Russia's Sochi, Canada's Vancouver, France's Chamonix, Japan's Nagano and California's Squaw Valley all have one thing in common: These former and future Winter Olympics venues are each known as prime sites for cold-weather sports, and as breathtaking havens for sporting enthusiasts. But according to a new study, these winter wonderlands are now under threat from climate change and soon may no longer be cold enough to play host to elite winter sports competitions like the Winter Games.
Researchers at Canada's University of Waterloo and Austria's Management Center Innsbruck say that if global warming continues at its current rate, only 10 of the previous 19 Winter Olympics host cities will be cold enough to reliably host the Games in the 2050s. By the end of the century, that number could drop to a dismal six. “The cultural legacy of the world’s celebration of winter sport is increasingly at risk,” said Professor Daniel Scott, a Canada Research Chair in Global Tourism and lead author of the study, per a media release. “Fewer and fewer traditional winter sports regions will be able to host a Olympic Winter Games in a warmer world.”
Troublingly, even if the world takes steps to reduce carbon emissions and therefore lessen the impact of global warming in the coming years, the researchers said that the number of cities that could host the games in the middle and end of the century will still fall dramatically (see the infographic below). By the 2050s, at least four Winter Games venues -- including Sochi, this year's host city -- will be too warm to host the competition, even if active steps to curb global warming are taken.
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This infographic presents the researchers' predictions as to whether or not Winter Olympics host cities will be "climatically reliable" to host the Games in the 2050s and 2080s in both a "high emissions" and "low emissions" future. The "high emissions" scenario is likely, the researchers say, if global warming continues at its current rate. The "low emissions" future, on the other hand, can be achieved if the world takes steps to significantly reduce greenhouse gas emissions, thus ensuring that global surface temperatures don't rise by more than 2 or so degrees Celsius (3.6 degrees Fahrenheit). That'd be the "best case scenario," Scott said.
Scott told The Huffington Post that he and his colleagues looked at several indicators to determine a location's "climate reliability." Most crucially, they looked at whether or not the daily minimum temperature at a host city would remain below freezing (0 degrees Celcius or 32 degrees Fahrenheit) and whether or not the site could maintain a snowpack of at least 12 inches for alpine events (through both natural snowfall and snowmaking).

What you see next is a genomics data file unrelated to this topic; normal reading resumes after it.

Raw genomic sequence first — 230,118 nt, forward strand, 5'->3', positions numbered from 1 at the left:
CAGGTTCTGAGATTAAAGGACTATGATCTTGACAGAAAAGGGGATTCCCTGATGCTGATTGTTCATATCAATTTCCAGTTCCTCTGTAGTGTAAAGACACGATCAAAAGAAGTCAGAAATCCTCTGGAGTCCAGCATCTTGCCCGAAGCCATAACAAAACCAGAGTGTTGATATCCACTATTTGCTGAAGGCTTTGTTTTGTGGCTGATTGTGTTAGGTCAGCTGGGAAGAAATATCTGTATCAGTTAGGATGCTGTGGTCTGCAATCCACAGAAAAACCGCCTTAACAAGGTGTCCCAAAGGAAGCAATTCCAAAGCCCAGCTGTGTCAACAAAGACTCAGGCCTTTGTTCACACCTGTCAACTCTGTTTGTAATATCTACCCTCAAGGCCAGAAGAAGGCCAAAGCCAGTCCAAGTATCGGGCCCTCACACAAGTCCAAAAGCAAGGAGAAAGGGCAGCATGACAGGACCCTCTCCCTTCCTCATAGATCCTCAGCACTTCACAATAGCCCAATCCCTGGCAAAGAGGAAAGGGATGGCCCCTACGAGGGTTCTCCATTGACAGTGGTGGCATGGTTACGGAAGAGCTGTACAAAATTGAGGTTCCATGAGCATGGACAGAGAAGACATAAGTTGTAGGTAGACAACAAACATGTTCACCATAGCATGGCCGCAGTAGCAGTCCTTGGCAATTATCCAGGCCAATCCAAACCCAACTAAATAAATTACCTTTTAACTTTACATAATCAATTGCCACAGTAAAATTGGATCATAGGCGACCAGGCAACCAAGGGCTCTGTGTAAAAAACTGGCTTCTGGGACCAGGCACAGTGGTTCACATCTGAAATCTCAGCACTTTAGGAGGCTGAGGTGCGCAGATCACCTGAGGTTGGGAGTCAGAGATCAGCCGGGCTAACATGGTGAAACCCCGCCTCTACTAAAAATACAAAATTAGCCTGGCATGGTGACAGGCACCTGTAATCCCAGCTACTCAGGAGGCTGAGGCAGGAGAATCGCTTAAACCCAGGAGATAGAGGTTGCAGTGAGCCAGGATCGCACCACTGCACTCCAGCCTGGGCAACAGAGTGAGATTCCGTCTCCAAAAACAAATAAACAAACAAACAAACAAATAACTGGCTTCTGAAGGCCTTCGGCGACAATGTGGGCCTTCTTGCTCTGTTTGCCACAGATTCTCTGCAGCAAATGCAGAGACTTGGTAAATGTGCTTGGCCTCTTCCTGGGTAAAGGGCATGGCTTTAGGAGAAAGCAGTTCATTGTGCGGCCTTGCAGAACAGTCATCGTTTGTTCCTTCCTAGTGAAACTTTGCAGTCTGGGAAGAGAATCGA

If the daily minimum temperature remained above freezing at a particular location, snow and ice surfaces would not "have a chance to recover from greater daytime melt, creating soft and slow surfaces. Additionally, at these temperatures, snowmaking is not feasible to repair snow surfaces, and any precipitation is likely to fall as rain, further degrading ice and snow surfaces with even refrigerated ice degrading," the study says, adding that these conditions would not be "conducive to fair elite-level competitions." Moreover, Scott explained to the HuffPost, snow that is too soft "can also be dangerous for the athletes."
Albania's Erjon Tola reacts after finishing the first run of the men's slalom, at the Vancouver Olympics in Whistler, British Columbia, on Feb. 27, 2010. When Vancouver hosted the Winter Olympics in 2010, a snow shortage forced organizers to bring in bales of hay and extra snow to create the courses for some outdoor events. Climate change was blamed for the snow shortage at the time. Researchers say that Vancouver is one of the many former host cities which will not be cold enough by the 2050s to reliably host the Winter Games.
Though the Winter Olympics was the focus of their study, the researchers insist that it's not just professional athletes who should be concerned by their findings. "There are also implications for the participation in outdoor winter sports in general," Scott told the HuffPost. Not only will winter sport hotspots like Vancouver and Chamonix soon be too warm to competitively ski or snowboard in, but beloved ski spots all over the world are heating up, too.
In New England, for instance, more than half of the 103 ski resorts currently operating will not be economically viable by the 2040s due to snow shortages, according to Scott. "The remaining [locations] will be at higher elevations," he said. "This means that some people will have to drive further to go skiing -- and the question is, will people be willing to do that? Will we still have skiers if they don't have local hills to practice on?"
Last year, 75 Winter Olympic medalists, including alpine skier Julia Mancuso and snowboarder Hannah Teter, wrote an open letter to President Barack Obama, urging him take action on climate change and clean energy. "As professional athletes, representing a community of 23 million winter sports enthusiasts, we’re witnessing climate change first-hand," the letter, part of the Protect Our Winters campaign, read. "Last year was the warmest year on record, and once again, we’re currently experiencing another winter season of inconsistent snow and questionable extremes. Without a doubt, winter is in trouble."
To learn more about how climate change is impacting the Winter Olympics, check out the full study on the issue here.